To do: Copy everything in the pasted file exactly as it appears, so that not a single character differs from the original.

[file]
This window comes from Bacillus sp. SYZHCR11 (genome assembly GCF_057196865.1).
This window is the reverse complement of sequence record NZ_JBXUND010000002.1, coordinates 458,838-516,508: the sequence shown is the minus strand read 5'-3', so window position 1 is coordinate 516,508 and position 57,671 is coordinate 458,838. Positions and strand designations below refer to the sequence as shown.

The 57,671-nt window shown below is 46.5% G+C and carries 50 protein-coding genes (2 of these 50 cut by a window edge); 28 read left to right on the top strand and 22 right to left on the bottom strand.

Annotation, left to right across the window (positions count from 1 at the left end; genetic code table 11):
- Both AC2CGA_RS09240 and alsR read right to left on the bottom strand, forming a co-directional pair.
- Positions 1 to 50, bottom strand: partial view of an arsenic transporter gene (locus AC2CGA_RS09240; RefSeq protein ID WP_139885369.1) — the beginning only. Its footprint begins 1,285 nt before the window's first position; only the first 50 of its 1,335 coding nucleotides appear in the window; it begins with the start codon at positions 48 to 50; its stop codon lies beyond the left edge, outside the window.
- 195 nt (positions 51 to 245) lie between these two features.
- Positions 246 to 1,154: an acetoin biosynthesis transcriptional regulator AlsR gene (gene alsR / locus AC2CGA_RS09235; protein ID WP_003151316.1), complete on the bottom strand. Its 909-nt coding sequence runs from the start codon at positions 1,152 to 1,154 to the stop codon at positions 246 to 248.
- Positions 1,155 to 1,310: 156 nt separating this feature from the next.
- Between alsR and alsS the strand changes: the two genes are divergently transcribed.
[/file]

This window comes from Bacillus sp. SYZHCR11 (genome assembly GCF_057196865.1).
This window is the reverse complement of sequence record NZ_JBXUND010000002.1, coordinates 458,838-516,508: the sequence shown is the minus strand read 5'-3', so window position 1 is coordinate 516,508 and position 57,671 is coordinate 458,838. Positions and strand designations below refer to the sequence as shown.

The 57,671-nt window shown below is 46.5% G+C and carries 50 protein-coding genes (2 of these 50 cut by a window edge); 28 read left to right on the top strand and 22 right to left on the bottom strand.

Annotation, left to right across the window (positions count from 1 at the left end; genetic code table 11):
- Both AC2CGA_RS09240 and alsR read right to left on the bottom strand, forming a co-directional pair.
- Positions 1 to 50, bottom strand: partial view of an arsenic transporter gene (locus AC2CGA_RS09240; RefSeq protein ID WP_139885369.1) — the beginning only. Its footprint begins 1,285 nt before the window's first position; only the first 50 of its 1,335 coding nucleotides appear in the window; it begins with the start codon at positions 48 to 50; its stop codon lies beyond the left edge, outside the window.
- 195 nt (positions 51 to 245) lie between these two features.
- Positions 246 to 1,154: an acetoin biosynthesis transcriptional regulator AlsR gene (gene alsR / locus AC2CGA_RS09235; protein ID WP_003151316.1), complete on the bottom strand. Its 909-nt coding sequence runs from the start codon at positions 1,152 to 1,154 to the stop codon at positions 246 to 248.
- Positions 1,155 to 1,310: 156 nt separating this feature from the next.
- Between alsR and alsS the strand changes: the two genes are divergently transcribed.